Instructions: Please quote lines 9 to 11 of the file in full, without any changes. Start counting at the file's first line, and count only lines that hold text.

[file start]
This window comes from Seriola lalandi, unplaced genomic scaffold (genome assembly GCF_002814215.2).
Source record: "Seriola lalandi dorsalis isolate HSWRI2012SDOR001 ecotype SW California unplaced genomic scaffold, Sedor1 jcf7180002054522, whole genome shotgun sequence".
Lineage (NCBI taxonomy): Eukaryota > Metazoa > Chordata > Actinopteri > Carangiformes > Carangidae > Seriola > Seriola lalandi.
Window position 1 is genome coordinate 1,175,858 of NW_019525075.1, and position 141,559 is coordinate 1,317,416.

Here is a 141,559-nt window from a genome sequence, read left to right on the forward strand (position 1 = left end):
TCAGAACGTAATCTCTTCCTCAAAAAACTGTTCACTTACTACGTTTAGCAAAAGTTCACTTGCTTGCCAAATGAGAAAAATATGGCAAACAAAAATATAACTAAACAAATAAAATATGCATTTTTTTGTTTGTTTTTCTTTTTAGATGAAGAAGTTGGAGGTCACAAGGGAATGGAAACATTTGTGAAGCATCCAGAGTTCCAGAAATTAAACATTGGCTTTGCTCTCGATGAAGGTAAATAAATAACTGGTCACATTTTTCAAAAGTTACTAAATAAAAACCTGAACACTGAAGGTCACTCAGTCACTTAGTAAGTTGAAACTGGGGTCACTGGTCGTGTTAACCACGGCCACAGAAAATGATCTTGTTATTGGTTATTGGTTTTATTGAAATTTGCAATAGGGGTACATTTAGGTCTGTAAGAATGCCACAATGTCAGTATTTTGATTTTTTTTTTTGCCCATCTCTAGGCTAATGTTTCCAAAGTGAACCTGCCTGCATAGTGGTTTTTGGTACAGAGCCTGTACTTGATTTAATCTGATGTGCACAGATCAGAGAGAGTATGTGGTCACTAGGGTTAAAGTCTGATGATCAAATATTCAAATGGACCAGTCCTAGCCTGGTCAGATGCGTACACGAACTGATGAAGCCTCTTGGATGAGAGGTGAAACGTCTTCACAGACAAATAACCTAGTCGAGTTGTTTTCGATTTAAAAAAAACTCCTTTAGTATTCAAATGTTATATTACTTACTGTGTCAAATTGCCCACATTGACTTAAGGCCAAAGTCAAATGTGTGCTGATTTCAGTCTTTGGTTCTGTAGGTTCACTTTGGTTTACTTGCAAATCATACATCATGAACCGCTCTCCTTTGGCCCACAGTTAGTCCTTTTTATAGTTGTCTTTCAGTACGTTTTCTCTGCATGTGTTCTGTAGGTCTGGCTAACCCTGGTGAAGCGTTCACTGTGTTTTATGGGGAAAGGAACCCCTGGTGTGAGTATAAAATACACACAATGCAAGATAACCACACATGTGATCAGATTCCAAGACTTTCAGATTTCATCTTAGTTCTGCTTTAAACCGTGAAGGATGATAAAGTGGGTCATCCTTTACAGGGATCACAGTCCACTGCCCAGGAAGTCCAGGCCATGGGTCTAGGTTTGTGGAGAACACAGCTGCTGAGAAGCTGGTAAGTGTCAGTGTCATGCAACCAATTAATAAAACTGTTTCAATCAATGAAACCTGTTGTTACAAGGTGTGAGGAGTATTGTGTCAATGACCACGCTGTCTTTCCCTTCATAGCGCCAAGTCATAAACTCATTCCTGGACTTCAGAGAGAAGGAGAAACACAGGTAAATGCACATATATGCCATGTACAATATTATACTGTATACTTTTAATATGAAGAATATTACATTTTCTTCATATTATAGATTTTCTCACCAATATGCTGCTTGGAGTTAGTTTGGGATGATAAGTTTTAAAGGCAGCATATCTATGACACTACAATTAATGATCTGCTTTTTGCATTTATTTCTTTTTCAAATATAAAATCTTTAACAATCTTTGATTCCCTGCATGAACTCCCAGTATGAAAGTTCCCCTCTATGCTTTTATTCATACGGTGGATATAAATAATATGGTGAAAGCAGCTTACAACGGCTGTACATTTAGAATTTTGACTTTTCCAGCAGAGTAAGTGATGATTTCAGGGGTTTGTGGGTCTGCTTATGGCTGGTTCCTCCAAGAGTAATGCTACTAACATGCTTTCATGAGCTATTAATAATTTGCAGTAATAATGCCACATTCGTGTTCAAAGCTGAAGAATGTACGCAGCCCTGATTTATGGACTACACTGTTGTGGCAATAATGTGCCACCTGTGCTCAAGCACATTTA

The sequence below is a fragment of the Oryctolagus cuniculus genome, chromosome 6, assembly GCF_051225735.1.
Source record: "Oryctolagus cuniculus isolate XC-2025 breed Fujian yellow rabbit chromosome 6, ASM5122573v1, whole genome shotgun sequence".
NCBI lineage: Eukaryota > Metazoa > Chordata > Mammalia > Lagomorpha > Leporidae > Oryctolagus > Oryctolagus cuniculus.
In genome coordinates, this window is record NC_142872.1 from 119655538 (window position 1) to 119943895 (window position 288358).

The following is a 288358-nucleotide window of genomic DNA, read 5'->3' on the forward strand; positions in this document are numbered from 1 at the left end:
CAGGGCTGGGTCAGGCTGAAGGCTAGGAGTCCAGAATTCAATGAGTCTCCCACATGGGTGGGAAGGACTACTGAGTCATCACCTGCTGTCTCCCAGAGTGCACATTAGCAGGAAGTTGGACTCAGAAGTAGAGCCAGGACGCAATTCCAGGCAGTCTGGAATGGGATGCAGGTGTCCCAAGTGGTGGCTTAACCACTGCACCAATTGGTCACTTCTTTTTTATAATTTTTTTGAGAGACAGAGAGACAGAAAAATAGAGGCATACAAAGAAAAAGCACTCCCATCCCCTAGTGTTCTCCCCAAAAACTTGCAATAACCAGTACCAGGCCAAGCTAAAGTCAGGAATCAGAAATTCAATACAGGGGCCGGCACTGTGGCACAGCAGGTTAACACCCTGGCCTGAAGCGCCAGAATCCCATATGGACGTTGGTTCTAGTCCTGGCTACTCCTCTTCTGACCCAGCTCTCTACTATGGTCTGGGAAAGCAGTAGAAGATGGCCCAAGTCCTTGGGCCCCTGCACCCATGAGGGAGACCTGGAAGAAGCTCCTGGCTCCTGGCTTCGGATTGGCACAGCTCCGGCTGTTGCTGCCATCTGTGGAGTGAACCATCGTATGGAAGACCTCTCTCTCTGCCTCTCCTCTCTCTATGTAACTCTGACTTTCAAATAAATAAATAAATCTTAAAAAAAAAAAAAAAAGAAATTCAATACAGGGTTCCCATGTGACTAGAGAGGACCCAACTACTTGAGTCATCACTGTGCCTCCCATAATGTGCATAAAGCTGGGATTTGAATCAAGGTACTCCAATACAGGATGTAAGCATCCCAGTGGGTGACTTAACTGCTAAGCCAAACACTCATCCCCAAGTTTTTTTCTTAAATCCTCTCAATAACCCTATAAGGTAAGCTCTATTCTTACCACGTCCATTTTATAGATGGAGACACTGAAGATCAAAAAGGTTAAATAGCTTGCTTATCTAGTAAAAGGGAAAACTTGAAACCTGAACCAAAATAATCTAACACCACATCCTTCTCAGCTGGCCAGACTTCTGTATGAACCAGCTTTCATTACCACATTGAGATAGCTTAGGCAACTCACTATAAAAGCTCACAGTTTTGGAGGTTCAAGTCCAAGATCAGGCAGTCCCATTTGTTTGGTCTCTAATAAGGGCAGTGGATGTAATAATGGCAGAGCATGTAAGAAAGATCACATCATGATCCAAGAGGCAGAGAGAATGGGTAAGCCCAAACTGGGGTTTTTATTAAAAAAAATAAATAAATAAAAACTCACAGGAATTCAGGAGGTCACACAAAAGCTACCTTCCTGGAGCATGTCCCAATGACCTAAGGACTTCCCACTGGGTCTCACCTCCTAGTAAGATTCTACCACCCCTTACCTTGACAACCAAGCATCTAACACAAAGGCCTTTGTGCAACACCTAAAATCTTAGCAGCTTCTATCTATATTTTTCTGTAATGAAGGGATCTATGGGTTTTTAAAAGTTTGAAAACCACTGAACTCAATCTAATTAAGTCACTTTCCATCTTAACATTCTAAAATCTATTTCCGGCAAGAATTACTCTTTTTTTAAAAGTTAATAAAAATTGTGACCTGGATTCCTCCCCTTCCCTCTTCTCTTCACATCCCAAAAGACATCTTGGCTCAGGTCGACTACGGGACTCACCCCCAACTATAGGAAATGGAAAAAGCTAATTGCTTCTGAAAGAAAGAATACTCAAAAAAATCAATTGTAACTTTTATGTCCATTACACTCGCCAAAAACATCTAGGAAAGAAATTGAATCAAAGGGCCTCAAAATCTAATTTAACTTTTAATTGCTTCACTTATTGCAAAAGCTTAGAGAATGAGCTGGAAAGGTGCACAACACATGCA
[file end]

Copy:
NCBI lineage: Eukaryota > Metazoa > Chordata > Mammalia > Lagomorpha > Leporidae > Oryctolagus > Oryctolagus cuniculus.
In genome coordinates, this window is record NC_142872.1 from 119655538 (window position 1) to 119943895 (window position 288358).

The following is a 288358-nucleotide window of genomic DNA, read 5'->3' on the forward strand; positions in this document are numbered from 1 at the left end: